company uudertook to repair it. At this
lolnt the city authorities stepped lu
nd roitraliiod the ttspbalt company from
doing any more work on the Hreot , holding
hat thu pavement wan worthless aud that
be asphalt company had no right to export-
neiit Indefinitely with the public streets ,
'ben the asphalt company applied to tbo
Jultod States court for au injunction to pro-
ilbll tbo city of South Omaha from lulcrfur
nir with tbo work on the atrout.j
A temporary injunction was allowed by
Judge Dundy , but after hearing the evidence
he decided lo dtssolvo tbo Injunction and lot
the asphalt company and the people of South
Omaha light the matter out on other lines.
IIKI.IUIOUH.
Russia has nt last consented to allow bibles
to bo Imported free of duty in spite of tha
protests of Russian tariff advocates.
Rev. Thomas T. Stone of Bolton , Mass. ,
Is credited with being tbo oldest living
graduate of Bowdoln college. Ho is 01 years
old.
old.Pooo
Pooo Lee XIII. owns a pearl loft to him by
his predecessor on tbo throne of St. Peter
which is worth . 20,000 , and the chain of
thirty-two pearls owned by tbo Empress
Frederick is estimated at 35,001) .
Bishop Wayman , the oldest traveling
bishop of the African Methodist church la
this country , and a well known rostdeni of
Baltimorewitnessed In that city a great rati
fication parade In tno "Tlppocauoo1' cam
paign of 18-10. Ho became a preacher In IS 13 ,
nearly half a century ago.
Bishop Fallows of Illinois wont out as
chaplain of too Thirty.second Wisconsin in.
faulry at the outbreak of the war , afterward !
helped to organize tbo "God aud Morality"
( Fortieth Wisconsin ) rogltnent , composed of
students and graduates of Wisconsin Institu
tions , and 11 n ally became colonel of ibo
Forty-ninth Wisconsin.
The oldest woman In America who Is a
preacher. It Is thought , is Rov. Lydiu Sexton
of Seattle , now Uil years of ago. She ha *
been lu service about half u century. For
eight or ton years she was un ox barter be
fore receiving a license to preach lu 1801.
Ohio , Indluna and Illinois were her Hold
prior to 18TO. when , with her husband , she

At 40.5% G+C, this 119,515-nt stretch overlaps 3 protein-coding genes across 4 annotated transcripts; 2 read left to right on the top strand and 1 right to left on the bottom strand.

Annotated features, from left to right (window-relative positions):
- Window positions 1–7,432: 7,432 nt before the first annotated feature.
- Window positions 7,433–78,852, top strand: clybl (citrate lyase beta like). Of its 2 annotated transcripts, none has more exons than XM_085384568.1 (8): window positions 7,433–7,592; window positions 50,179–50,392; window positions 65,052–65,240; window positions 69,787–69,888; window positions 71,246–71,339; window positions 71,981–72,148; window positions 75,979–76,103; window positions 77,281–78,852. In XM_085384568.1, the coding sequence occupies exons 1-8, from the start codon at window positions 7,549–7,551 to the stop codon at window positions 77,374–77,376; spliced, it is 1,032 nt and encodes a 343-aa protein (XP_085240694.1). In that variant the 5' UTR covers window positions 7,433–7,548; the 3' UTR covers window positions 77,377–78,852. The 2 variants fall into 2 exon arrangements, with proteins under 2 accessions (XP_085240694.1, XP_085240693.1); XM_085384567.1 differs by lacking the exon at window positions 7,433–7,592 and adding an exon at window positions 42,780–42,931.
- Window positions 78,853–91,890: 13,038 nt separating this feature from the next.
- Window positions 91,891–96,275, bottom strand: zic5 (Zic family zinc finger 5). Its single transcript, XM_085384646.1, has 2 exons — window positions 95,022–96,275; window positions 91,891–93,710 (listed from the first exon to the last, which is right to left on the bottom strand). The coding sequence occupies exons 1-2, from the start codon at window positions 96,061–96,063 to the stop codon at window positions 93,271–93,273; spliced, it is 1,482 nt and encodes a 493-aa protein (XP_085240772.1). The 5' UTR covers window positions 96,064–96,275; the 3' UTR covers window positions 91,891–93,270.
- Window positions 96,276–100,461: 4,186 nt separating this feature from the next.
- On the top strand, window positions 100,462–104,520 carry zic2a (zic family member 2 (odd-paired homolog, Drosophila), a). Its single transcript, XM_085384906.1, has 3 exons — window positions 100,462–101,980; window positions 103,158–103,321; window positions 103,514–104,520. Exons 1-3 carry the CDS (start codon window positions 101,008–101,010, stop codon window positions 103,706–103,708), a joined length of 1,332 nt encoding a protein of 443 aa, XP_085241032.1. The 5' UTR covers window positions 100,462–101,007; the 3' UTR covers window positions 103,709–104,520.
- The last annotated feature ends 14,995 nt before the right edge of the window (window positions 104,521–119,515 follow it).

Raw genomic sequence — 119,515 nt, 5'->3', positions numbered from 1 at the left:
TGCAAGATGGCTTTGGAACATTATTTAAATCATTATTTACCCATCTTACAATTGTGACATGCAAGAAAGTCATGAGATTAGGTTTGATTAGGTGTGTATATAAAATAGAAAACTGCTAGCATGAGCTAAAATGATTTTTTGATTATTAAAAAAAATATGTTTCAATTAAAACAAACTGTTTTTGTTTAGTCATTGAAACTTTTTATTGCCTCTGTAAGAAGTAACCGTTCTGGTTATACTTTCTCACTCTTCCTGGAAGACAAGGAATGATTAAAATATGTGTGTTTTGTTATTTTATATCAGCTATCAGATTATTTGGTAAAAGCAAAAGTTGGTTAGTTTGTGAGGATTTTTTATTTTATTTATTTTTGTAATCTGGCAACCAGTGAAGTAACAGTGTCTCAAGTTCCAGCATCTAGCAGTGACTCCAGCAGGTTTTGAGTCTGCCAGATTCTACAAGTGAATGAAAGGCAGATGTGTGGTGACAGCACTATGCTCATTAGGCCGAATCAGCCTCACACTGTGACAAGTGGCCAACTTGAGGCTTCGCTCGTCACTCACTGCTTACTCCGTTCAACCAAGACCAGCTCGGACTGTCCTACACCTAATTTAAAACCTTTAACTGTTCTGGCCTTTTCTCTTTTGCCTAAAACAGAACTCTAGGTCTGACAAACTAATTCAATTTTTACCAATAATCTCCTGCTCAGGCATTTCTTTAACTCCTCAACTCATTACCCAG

removed to Kansas. Seattle was adopted as
her homo tbroo years ago.
Louisville has u "girl preacher , " aged 14.
whoso professional card bears Ibo legend :
"Sunday meetings for men only. Weekly
mootlngs open to both sexes. ( Plenty of
fans and Ico-wntor.1 ) This paronihetio bit
of Information loads to the inference Ihatsho
makes It warm for her hearers , and supports
tbo assertion of her' admirers that her ovan-
Holistic power Is truly wonderful. The phe
nomenon's mother travels with her.
The middle wall ot partition between the
Jew and tbo Gentllo , says ibo Now York
Herald , has been broken down by iho action
of ibo central conference of rabbU lu this
city. Heretofore it ban boon necessary for
tbo convert to Judaism 10 enlcr ibo fold by
ono of thrco Initiatory ritesthe sucrlllcial ,
Iho ritual bath or circumcision. It Is now
arranged Ibat ull that Is necessary to raako
ibo change Is to nlgu u declaration of bullet
In Jewish dogmas.
In tlio nrojonco of nn Itiunonso congrega
tion at Christ Church , London , there wus
presented lo Rov. Newman Hall n silver ton
and coffee service , a puivio of 200 guineas and
an Illuminated address on tbo occasion of bis
retirement. The Huv. No win an Hall wan
born nt Maldstono In 181(1 ( , and was ordulnod
pastor of the Albion Congrogatlqnul church ,
Hull , in 1812. In 1U51 ho wus cuoioti minis
ter to Rowland Hill's chapel , Blackfrlar.s
road , London , Ho subsequently removed
with congregation to tbo huudsomo new
church In Woitmlnster Bridge road , llm
lower of which , culled "Lincoln Towo r1 was
erected by English and American subscribers
in memory of Abralmin Lincoln ,
Says a well known architect in the Phila
delphia Press ; "Tho days of towering
steeples on churches nnd publio bulldlugn
will soon bo dropped , and well they should
be. For yours a lull sloeplo on a church wus
only u mark of competition to cuablo thu next
congregation If possible to erect their sloenlo
a peg or two Higher. They uro vgry exiiuu-
BIVO things ut best , nnd In u few vears become -
como very dangerous and are ulwuyn lunroU
for tbo lilt-host winds and the 'lightning
stroke. Many serious accidents jiuva oc
curred in their repairing , mid a 11 rut class
akyhlgh ornamented steeple costs often as
much us one-third of the whole building.
How they originated Is a matter of some
doubt , bjt tbo general belief U ibat lu ibo
earliest days both lu this country and in for
eign lauds , tbo church stcopin wan the look *
out tower 10 watch the enemies of thu tot-
tlers for miles urouiid. "
A Chicago man has recently 'taken out a
patent for on oloctrio pickpocket and ooat
inlet detector , which apparatus iv intended ,
automatically , to sound u ularm boil whim-
ever the wouror'a ' ponouul property is inter
torcdwith.